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Dublin Port News
Replica famine-emigrant barque Jeanie Johnston is to become the last ever ship to be dry docked in Dublin Port (seen there in 2014) which is to close marking an end of an era in Irish maritime heritage
#DryDockClosure - The largest dry dock in the State and the last remaining working dry-dock (No. 2) in Dublin Port is to close marking an end of an era of our maritime heritage, writes Jehan Ashmore. The 200m dry dock…
Steamers and Three Masted Ships by Eugeen Van Mieghem
The works of the acclaimed Belgian artist Eugeen Van Mieghem will go on display to Irish audiences for the first time this week, when a major new exhibition opens at Dublin City Gallery The Hugh Lane on Thursday, 9th February…
Alexandra Basin (east) where Weser Highway berthed on the first call to Dublin Port for a new vehicle-carrier service linking Zeebrugge in Belgium.
#NewService - Should you have seen a red-painted high-sided box shaped ship off the Irish east coast in recent weeks, it was likely to have been a vehicle-carrier, writes Jehan Ashmore. The ship been the 750 unit vehicle carrier Weser…
Dublin Port’s volumes have increased by 25% in just four years
Dublin Port’s Masterplan 2012-2040, a framework to guide the future development and operation of Dublin Port, makes provision for periodic reviews.  This ensures that the Masterplan reflects changing circumstances such as developments in policies governing planning, national transport, the environment…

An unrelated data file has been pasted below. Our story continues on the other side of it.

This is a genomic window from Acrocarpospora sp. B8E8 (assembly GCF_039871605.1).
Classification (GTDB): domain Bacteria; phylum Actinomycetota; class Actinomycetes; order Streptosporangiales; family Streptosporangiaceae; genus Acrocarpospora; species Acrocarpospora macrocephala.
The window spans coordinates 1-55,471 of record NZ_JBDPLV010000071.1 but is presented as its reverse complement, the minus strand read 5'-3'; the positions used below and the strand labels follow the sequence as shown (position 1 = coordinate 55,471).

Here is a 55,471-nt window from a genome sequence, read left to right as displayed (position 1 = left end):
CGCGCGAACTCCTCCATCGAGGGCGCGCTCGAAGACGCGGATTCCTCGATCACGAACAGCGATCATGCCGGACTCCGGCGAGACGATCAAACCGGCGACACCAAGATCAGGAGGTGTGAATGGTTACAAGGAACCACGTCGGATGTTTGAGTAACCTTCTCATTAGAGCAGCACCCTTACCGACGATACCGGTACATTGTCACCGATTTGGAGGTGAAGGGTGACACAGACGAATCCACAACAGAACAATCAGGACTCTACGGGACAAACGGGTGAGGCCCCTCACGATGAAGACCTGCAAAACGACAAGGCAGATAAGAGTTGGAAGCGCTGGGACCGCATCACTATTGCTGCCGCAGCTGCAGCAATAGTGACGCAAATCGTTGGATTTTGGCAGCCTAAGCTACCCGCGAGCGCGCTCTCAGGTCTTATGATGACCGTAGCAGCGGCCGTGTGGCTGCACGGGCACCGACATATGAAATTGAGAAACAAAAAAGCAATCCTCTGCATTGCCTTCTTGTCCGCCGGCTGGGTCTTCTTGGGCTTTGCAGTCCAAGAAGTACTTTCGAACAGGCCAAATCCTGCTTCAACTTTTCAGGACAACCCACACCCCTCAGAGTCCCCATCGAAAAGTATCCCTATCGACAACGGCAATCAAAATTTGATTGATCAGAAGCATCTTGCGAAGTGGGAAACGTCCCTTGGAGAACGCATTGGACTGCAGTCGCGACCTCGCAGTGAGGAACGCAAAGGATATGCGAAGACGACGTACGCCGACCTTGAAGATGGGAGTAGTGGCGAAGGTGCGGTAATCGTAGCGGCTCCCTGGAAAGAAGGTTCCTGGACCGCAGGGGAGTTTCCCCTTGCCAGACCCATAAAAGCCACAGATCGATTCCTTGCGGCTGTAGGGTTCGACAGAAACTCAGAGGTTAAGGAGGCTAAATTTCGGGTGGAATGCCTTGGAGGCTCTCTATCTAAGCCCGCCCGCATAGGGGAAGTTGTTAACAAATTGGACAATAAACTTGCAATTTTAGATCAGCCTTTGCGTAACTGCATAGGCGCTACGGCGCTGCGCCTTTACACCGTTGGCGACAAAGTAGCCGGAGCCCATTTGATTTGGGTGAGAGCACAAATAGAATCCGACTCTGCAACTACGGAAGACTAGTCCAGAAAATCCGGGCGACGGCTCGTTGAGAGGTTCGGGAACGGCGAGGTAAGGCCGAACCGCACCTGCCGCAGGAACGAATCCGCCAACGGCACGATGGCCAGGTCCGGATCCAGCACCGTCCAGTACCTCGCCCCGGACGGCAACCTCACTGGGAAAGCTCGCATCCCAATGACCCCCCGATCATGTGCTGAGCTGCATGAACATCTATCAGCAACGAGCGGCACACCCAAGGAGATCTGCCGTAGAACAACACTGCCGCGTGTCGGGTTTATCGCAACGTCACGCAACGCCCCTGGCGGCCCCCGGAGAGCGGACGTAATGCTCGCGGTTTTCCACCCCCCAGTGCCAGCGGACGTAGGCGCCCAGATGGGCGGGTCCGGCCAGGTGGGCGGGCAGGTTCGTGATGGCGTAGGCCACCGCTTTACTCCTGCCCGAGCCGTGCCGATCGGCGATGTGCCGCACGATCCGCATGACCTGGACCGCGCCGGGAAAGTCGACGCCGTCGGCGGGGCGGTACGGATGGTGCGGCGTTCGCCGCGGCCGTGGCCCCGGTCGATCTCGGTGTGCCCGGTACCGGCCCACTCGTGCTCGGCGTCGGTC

Poolbeg peninsula: Windmill Lane Studios founder James Morris and film producer Alan Moloney want to develop an €80 million studio complex at the new Poolbeg strategic development zone, a 34 hectare site in the city’s east end.
#PortStudio - Chief executive of Dublin Port Company Eamonn O’Reilly has told Dublin City Council he “would have an open mind” on the development of a Hollywood-style film studio on the Poolbeg peninsula. As The Irish Times writes in recent weeks…
Applegreen to pay €15.7m to buy a 50pc stake in a fuel terminal at Dublin Port.
#FuelTerminal - Applegreen, a forecourt retailer has agreed to pay €15.7m to buy a 50pc stake in a fuel terminal at Dublin Port. The Joint Fuel Terminal writes The Irish Independent is currently equally owned by Valero Energy (Ireland) and…
Chief executive rejects ‘mad’ proposal for Hollywood-style complex on the Poolbeg Peninsula
#PortEstate -Chief executive of Dublin Port Eamonn O’Reilly has described as “mad”, “daft” and an “attempt at a landgrab” plans for a Hollywood-style film studio on the Poolbeg Peninsula. As The Irish Times writes the port company will next month…
Iver Ability photographed in Malaga. The tanker has been at anchor on Dublin Bay since August
A red–hulled ship and her crew at anchor on Dublin Bay since August are set for a lonely Christmas on the capital's waters. The long term anchorage of the 'Iver Ability' follows a fire onboard the Asphalt/Bitumen Tanker during her…
#SaveHistoricDocks - A Dublin docklands business group and waterways enthusiasts have called on Minister for Heritage Heather Humphreys to save a key piece of the Grand Canal basin’s Georgian architecture. As The Irish Times writes The Inland Waterways Association of Ireland…